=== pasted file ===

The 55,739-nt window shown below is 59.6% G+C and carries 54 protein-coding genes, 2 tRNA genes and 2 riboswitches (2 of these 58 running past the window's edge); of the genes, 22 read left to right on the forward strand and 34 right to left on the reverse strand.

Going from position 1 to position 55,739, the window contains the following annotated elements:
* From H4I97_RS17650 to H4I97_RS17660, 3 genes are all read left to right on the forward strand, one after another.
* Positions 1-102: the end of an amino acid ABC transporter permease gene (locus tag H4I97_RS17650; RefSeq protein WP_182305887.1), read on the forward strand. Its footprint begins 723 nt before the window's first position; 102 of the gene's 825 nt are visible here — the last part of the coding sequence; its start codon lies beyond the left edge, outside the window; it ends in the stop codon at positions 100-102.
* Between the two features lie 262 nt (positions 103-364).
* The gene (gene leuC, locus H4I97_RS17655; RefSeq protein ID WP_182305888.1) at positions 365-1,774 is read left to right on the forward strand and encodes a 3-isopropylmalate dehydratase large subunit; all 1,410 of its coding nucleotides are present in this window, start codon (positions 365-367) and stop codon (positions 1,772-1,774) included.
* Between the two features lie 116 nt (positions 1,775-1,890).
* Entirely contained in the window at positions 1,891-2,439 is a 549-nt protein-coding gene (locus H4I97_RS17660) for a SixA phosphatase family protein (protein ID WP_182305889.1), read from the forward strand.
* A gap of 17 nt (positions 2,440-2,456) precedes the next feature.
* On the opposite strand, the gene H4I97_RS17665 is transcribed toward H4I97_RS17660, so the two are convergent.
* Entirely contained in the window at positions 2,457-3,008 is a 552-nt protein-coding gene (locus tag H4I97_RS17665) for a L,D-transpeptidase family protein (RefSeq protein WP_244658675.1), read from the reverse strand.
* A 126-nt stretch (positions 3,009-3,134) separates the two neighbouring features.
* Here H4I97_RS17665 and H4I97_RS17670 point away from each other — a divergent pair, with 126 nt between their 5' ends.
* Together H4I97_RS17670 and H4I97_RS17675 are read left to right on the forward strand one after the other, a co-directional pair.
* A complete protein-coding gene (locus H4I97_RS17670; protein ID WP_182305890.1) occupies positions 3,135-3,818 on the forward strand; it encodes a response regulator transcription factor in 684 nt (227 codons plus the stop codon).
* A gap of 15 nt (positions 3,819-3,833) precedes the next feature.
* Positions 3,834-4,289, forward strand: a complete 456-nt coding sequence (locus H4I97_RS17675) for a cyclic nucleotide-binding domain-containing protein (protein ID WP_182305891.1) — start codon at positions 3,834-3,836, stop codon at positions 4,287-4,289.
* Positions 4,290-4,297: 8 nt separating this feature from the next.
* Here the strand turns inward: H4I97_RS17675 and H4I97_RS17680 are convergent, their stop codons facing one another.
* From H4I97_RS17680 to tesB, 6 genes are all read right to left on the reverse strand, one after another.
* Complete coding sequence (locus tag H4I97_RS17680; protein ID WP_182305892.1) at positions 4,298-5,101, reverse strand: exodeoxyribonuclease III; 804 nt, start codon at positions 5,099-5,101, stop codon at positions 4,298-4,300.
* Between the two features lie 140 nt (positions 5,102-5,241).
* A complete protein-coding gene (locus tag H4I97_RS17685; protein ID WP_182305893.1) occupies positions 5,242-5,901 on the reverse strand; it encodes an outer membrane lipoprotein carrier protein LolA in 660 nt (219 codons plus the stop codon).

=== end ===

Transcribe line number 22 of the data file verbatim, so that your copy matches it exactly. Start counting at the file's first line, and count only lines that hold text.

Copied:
* Between the two features lie 140 nt (positions 5,102-5,241).